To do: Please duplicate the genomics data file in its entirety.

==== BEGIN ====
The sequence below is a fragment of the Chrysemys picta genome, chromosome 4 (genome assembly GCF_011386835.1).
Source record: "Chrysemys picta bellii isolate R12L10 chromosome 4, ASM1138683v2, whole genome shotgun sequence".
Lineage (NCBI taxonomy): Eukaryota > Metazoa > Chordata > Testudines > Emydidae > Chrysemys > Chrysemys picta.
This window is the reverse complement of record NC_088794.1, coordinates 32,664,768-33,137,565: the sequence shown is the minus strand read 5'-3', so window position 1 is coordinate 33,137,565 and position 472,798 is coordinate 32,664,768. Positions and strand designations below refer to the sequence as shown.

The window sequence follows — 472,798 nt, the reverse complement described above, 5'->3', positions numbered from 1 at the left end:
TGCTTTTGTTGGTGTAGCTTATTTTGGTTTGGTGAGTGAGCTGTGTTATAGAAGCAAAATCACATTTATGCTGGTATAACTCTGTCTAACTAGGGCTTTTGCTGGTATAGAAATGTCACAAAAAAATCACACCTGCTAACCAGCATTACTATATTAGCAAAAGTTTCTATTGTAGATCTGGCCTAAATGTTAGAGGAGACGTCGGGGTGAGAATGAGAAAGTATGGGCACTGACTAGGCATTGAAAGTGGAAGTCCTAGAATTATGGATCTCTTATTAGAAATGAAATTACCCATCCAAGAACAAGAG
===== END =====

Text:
The sequence below is a fragment of the Chrysemys picta genome, chromosome 4 (genome assembly GCF_011386835.1).
Source record: "Chrysemys picta bellii isolate R12L10 chromosome 4, ASM1138683v2, whole genome shotgun sequence".
Lineage (NCBI taxonomy): Eukaryota > Metazoa > Chordata > Testudines > Emydidae > Chrysemys > Chrysemys picta.
This window is the reverse complement of record NC_088794.1, coordinates 32,664,768-33,137,565: the sequence shown is the minus strand read 5'-3', so window position 1 is coordinate 33,137,565 and position 472,798 is coordinate 32,664,768. Positions and strand designations below refer to the sequence as shown.

The window sequence follows — 472,798 nt, the reverse complement described above, 5'->3', positions numbered from 1 at the left end:
TGCTTTTGTTGGTGTAGCTTATTTTGGTTTGGTGAGTGAGCTGTGTTATAGAAGCAAAATCACATTTATGCTGGTATAACTCTGTCTAACTAGGGCTTTTGCTGGTATAGAAATGTCACAAAAAAATCACACCTGCTAACCAGCATTACTATATTAGCAAAAGTTTCTATTGTAGATCTGGCCTAAATGTTAGAGGAGACGTCGGGGTGAGAATGAGAAAGTATGGGCACTGACTAGGCATTGAAAGTGGAAGTCCTAGAATTATGGATCTCTTATTAGAAATGAAATTACCCATCCAAGAACAAGAG